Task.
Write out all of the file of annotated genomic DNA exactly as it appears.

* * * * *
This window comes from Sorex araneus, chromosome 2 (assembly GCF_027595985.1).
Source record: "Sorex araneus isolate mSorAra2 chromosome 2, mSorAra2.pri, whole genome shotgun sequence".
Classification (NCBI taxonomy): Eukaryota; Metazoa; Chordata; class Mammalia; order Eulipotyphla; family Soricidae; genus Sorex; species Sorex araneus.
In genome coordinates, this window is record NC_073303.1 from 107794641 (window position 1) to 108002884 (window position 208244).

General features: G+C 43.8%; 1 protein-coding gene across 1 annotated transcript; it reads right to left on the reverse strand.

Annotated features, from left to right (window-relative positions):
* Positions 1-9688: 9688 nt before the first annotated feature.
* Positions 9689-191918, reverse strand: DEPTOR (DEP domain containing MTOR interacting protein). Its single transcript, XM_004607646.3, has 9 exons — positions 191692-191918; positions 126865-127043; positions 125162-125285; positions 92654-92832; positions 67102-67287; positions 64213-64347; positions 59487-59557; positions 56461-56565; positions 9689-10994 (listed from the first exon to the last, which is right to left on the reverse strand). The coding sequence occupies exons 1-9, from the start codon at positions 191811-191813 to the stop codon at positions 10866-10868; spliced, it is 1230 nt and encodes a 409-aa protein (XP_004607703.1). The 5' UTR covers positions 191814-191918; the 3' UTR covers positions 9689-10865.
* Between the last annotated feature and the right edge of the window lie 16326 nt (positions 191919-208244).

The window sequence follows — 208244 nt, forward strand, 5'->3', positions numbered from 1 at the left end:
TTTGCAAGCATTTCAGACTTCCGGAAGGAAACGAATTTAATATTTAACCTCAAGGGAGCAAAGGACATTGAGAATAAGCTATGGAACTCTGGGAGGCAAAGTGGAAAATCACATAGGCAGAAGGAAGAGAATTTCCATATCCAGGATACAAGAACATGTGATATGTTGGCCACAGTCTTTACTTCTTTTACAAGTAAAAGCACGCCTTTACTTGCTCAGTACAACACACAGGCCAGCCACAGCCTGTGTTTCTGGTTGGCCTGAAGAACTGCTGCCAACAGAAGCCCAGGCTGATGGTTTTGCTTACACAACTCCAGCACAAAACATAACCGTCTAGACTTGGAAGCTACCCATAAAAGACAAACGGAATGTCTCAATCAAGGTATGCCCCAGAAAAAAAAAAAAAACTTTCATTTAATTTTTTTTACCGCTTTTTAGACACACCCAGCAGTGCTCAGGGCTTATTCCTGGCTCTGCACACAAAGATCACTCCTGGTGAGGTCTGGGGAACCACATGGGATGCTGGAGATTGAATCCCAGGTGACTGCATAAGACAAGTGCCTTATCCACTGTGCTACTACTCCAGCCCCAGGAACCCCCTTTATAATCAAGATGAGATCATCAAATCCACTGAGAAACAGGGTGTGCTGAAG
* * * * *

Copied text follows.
This window comes from Sorex araneus, chromosome 2 (assembly GCF_027595985.1).
Source record: "Sorex araneus isolate mSorAra2 chromosome 2, mSorAra2.pri, whole genome shotgun sequence".
Classification (NCBI taxonomy): Eukaryota; Metazoa; Chordata; class Mammalia; order Eulipotyphla; family Soricidae; genus Sorex; species Sorex araneus.
In genome coordinates, this window is record NC_073303.1 from 107794641 (window position 1) to 108002884 (window position 208244).

General features: G+C 43.8%; 1 protein-coding gene across 1 annotated transcript; it reads right to left on the reverse strand.

Annotated features, from left to right (window-relative positions):
* Positions 1-9688: 9688 nt before the first annotated feature.
* Positions 9689-191918, reverse strand: DEPTOR (DEP domain containing MTOR interacting protein). Its single transcript, XM_004607646.3, has 9 exons — positions 191692-191918; positions 126865-127043; positions 125162-125285; positions 92654-92832; positions 67102-67287; positions 64213-64347; positions 59487-59557; positions 56461-56565; positions 9689-10994 (listed from the first exon to the last, which is right to left on the reverse strand). The coding sequence occupies exons 1-9, from the start codon at positions 191811-191813 to the stop codon at positions 10866-10868; spliced, it is 1230 nt and encodes a 409-aa protein (XP_004607703.1). The 5' UTR covers positions 191814-191918; the 3' UTR covers positions 9689-10865.
* Between the last annotated feature and the right edge of the window lie 16326 nt (positions 191919-208244).

The window sequence follows — 208244 nt, forward strand, 5'->3', positions numbered from 1 at the left end:
TTTGCAAGCATTTCAGACTTCCGGAAGGAAACGAATTTAATATTTAACCTCAAGGGAGCAAAGGACATTGAGAATAAGCTATGGAACTCTGGGAGGCAAAGTGGAAAATCACATAGGCAGAAGGAAGAGAATTTCCATATCCAGGATACAAGAACATGTGATATGTTGGCCACAGTCTTTACTTCTTTTACAAGTAAAAGCACGCCTTTACTTGCTCAGTACAACACACAGGCCAGCCACAGCCTGTGTTTCTGGTTGGCCTGAAGAACTGCTGCCAACAGAAGCCCAGGCTGATGGTTTTGCTTACACAACTCCAGCACAAAACATAACCGTCTAGACTTGGAAGCTACCCATAAAAGACAAACGGAATGTCTCAATCAAGGTATGCCCCAGAAAAAAAAAAAAAACTTTCATTTAATTTTTTTTACCGCTTTTTAGACACACCCAGCAGTGCTCAGGGCTTATTCCTGGCTCTGCACACAAAGATCACTCCTGGTGAGGTCTGGGGAACCACATGGGATGCTGGAGATTGAATCCCAGGTGACTGCATAAGACAAGTGCCTTATCCACTGTGCTACTACTCCAGCCCCAGGAACCCCCTTTATAATCAAGATGAGATCATCAAATCCACTGAGAAACAGGGTGTGCTGAAG